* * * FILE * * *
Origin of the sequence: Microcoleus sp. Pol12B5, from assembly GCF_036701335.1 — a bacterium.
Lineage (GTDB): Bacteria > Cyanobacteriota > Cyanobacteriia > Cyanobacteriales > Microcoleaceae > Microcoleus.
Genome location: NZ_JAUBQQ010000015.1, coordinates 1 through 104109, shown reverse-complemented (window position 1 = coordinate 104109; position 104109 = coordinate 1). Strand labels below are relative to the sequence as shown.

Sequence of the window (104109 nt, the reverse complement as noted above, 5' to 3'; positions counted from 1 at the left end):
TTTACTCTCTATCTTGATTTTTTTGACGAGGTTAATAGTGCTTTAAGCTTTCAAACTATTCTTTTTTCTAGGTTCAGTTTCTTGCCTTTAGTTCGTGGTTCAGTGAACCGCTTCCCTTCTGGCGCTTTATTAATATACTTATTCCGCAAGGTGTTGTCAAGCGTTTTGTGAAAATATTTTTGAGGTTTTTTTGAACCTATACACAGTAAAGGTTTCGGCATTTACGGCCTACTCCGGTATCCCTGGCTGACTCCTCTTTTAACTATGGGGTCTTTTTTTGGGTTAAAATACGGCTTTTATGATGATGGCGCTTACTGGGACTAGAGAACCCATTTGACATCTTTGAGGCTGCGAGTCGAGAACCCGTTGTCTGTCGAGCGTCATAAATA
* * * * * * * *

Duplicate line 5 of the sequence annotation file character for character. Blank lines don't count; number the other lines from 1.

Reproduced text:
TTTACTCTCTATCTTGATTTTTTTGACGAGGTTAATAGTGCTTTAAGCTTTCAAACTATTCTTTTTTCTAGGTTCAGTTTCTTGCCTTTAGTTCGTGGTTCAGTGAACCGCTTCCCTTCTGGCGCTTTATTAATATACTTATTCCGCAAGGTGTTGTCAAGCGTTTTGTGAAAATATTTTTGAGGTTTTTTTGAACCTATACACAGTAAAGGTTTCGGCATTTACGGCCTACTCCGGTATCCCTGGCTGACTCCTCTTTTAACTATGGGGTCTTTTTTTGGGTTAAAATACGGCTTTTATGATGATGGCGCTTACTGGGACTAGAGAACCCATTTGACATCTTTGAGGCTGCGAGTCGAGAACCCGTTGTCTGTCGAGCGTCATAAATA